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Veolia’s Eau du Grand Lyon: Orchestrating a Social Ecosystem in a Community Around Water Distribution

Case Study
Published on:
3 minutes

Veolia’s Eau du Grand Lyon case, written by HEC Paris Professor Bertrand V. Quélin, Bouygues Chair Professor in Smart City and the Common Good, and Anicet Fangwa, HEC Paris Ph.D. candidate, has just been released on the Case Centre platform. This case study explores how a company might reconcile profit motives with the greater needs of a community’s inhabitants.

lyon - adobe

© Frédéric Prochasson on Adobe Stock

Veolia is a leading water, waste, and energy management company, employing nearly 179,000 employees worldwide. Currently, the company is working towards an ecological transformation in the communities that they operate in.

The case study set in Lyon, France, 470 Kilometers south East of Paris where the wholly Veolia owned subsidiary Eau du Grand Lyon (EGL) had won a contract in 2015 to manage water distribution, the entire lifecycle of water to waste treatment in the greater Lyon area.


Hypervisor for a centralized monitoring of water network in Greater Lyon.



The company had won the bid to serve the Lyon community by orchestrating an ecosystem of partnerships consisting of businesses and not-for profit organizations.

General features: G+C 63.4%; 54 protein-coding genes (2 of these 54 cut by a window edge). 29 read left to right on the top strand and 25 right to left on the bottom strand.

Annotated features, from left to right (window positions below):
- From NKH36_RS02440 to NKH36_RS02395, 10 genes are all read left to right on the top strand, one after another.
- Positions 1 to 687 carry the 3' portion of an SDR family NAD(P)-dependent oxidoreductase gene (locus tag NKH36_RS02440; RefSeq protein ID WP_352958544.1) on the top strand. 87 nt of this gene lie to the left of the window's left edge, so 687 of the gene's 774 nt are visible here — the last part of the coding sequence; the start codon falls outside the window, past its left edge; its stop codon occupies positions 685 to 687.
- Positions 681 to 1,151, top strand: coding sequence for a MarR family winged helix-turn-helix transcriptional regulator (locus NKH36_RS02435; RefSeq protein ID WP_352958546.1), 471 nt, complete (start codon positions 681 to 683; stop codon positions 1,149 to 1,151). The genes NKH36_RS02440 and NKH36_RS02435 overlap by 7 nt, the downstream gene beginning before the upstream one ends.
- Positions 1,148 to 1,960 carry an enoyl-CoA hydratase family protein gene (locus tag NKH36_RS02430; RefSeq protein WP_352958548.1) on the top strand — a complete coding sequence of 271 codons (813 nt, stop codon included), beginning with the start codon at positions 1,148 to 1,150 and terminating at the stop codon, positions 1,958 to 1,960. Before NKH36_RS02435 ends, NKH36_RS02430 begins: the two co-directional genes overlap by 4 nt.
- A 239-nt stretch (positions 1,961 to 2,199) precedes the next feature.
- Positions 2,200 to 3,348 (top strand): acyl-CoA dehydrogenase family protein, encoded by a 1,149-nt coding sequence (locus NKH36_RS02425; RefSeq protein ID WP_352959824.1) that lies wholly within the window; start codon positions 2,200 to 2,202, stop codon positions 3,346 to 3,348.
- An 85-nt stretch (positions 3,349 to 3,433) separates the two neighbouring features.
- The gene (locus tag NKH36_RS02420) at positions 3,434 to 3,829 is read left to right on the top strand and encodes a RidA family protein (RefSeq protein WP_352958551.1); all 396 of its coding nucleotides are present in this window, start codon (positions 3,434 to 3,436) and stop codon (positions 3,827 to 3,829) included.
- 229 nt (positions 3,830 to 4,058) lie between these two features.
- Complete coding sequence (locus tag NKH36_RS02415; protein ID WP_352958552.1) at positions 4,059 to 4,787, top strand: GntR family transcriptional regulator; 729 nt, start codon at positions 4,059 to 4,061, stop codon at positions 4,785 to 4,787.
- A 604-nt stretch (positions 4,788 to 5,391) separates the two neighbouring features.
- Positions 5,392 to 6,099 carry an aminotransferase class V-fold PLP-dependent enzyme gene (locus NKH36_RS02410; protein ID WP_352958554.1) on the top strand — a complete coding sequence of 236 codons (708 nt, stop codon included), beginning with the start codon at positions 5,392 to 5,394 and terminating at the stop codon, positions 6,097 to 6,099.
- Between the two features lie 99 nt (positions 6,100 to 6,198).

EGL created the ecosystem by collaborating with the local community, city governance authorities, and economic players throughout the Lyon area. It succeeded in balancing a company’s need to make a profit while contributing to the greater good of an entire community; in other words, a hybrid organization.

why this case?

While many large companies aim for greater common good without tangible output, EGL has succeeded in creating a governance structure that delivered on its promises to help the local communities with numerous initiatives such as job creation, vocational training, digital initiatives, and smart metering to promote water conservation. 

The case analyzes the notion of hybrid organization which has a dual performance objective of financial performance as well as social and economic benefits to the community it serves. In particular, the case analyzes:

  • The articulation of a business model which aims to create a win-win collaboration between not-for-profit associations and the company.
  • The complexity of a hybrid organization; governance and policy processes are different from traditional supplier relationships. 

Although the contract between Lyon and EGL will end in 2023, the experience reinvigorated Veolia’s principles of collaboration in the communities that it serves around the world. The experience in Lyon serves as a model for the company to find ways to work towards greater common good.


cas veolia
Source: Eau du Grand Lyon


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